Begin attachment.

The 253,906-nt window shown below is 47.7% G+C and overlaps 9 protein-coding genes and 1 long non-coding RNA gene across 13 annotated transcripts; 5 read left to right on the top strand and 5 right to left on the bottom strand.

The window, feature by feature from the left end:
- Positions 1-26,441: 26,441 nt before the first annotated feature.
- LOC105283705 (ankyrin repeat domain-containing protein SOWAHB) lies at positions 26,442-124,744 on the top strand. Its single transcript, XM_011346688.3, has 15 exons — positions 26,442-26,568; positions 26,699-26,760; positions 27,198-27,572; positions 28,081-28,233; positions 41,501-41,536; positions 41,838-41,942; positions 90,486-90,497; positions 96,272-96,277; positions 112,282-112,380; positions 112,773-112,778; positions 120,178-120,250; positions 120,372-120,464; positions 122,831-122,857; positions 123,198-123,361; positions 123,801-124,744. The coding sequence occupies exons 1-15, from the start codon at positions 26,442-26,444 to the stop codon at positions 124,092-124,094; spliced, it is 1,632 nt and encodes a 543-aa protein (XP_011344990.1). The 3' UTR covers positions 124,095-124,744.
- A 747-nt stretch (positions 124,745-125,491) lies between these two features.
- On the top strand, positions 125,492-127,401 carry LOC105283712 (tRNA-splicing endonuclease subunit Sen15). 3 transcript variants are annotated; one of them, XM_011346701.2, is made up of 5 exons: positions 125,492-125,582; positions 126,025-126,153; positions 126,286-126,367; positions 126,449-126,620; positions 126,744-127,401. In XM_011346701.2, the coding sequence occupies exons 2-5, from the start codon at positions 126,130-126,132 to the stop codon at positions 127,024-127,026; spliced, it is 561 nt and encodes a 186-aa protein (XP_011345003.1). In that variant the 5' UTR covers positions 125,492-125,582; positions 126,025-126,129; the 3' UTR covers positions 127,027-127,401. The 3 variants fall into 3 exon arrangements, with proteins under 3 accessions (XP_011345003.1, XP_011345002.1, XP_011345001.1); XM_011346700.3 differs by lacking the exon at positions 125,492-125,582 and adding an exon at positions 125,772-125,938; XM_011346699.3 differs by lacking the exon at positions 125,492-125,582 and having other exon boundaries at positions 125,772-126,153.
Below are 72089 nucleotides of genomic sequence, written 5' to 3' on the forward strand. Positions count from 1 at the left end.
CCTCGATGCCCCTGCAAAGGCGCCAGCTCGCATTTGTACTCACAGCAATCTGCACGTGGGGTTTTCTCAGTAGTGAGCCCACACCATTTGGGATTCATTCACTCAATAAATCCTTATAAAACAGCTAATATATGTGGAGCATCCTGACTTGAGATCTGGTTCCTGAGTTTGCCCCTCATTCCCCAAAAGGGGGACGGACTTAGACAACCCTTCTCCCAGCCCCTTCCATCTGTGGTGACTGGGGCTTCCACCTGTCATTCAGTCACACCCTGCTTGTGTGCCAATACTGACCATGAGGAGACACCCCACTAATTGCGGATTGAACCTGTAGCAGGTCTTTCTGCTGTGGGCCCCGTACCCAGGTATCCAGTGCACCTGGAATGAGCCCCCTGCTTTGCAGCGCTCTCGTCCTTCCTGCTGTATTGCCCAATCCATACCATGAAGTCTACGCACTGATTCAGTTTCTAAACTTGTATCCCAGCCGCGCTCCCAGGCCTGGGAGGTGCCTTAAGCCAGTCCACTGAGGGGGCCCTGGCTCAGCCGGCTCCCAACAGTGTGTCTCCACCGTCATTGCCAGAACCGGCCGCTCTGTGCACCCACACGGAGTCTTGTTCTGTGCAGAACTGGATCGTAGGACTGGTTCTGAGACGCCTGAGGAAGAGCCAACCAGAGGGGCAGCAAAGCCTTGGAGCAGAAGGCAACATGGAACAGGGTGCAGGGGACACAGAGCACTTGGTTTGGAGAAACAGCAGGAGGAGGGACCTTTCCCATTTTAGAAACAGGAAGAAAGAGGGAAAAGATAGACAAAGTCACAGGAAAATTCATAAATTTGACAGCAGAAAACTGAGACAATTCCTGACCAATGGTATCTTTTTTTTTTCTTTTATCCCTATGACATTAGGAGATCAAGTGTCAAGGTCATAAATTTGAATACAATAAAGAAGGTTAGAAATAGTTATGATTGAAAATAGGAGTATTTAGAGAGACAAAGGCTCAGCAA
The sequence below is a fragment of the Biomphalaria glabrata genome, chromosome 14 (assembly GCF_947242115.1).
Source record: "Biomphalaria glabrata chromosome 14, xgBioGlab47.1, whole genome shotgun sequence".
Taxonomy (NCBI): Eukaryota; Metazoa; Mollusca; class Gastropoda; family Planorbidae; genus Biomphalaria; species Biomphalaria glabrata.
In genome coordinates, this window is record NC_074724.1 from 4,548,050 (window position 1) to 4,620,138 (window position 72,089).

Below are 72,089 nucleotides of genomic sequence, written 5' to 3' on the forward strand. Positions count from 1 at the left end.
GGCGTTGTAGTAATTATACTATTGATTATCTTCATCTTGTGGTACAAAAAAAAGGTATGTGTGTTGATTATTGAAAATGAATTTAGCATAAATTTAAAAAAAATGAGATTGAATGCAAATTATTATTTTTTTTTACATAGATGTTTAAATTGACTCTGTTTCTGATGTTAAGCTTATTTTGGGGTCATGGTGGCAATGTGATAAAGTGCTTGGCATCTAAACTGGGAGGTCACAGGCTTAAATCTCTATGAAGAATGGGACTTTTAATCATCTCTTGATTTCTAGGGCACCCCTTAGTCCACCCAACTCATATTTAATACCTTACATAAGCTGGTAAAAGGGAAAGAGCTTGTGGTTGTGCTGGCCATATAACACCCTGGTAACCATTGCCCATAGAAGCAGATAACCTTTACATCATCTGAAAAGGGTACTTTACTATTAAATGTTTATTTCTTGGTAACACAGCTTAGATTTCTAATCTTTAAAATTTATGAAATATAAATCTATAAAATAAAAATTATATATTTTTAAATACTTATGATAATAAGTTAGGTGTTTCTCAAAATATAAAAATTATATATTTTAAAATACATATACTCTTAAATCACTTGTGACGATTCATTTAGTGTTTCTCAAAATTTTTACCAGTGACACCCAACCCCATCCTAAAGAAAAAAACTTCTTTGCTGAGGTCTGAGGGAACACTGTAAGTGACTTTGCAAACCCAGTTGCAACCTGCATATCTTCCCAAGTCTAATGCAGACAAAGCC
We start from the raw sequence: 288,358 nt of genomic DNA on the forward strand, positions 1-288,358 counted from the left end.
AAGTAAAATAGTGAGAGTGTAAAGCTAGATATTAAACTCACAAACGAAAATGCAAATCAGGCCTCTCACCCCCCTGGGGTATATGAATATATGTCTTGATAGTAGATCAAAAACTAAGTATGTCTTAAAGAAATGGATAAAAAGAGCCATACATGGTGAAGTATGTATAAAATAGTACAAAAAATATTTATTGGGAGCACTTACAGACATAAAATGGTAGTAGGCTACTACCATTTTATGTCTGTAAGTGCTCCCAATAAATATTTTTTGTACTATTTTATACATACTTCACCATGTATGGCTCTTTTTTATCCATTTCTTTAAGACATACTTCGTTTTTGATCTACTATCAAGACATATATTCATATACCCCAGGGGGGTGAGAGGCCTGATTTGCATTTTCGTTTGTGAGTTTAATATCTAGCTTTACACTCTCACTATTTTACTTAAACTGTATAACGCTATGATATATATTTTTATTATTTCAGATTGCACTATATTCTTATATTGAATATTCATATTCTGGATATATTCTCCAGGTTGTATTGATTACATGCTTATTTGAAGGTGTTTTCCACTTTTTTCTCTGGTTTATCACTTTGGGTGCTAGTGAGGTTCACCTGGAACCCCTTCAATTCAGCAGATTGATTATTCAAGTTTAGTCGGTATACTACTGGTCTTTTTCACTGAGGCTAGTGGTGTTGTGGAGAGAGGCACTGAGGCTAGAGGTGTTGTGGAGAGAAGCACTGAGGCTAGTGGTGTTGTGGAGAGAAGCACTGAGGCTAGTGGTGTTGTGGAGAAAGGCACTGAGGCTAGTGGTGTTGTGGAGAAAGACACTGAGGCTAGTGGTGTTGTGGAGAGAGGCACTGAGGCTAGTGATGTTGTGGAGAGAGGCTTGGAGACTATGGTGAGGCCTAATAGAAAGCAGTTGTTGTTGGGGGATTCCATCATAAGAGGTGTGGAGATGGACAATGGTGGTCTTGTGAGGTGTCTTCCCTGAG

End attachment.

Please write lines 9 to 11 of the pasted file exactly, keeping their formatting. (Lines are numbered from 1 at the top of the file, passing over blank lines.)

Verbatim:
The sequence below is a fragment of the Biomphalaria glabrata genome, chromosome 14 (assembly GCF_947242115.1).
Source record: "Biomphalaria glabrata chromosome 14, xgBioGlab47.1, whole genome shotgun sequence".
Taxonomy (NCBI): Eukaryota; Metazoa; Mollusca; class Gastropoda; family Planorbidae; genus Biomphalaria; species Biomphalaria glabrata.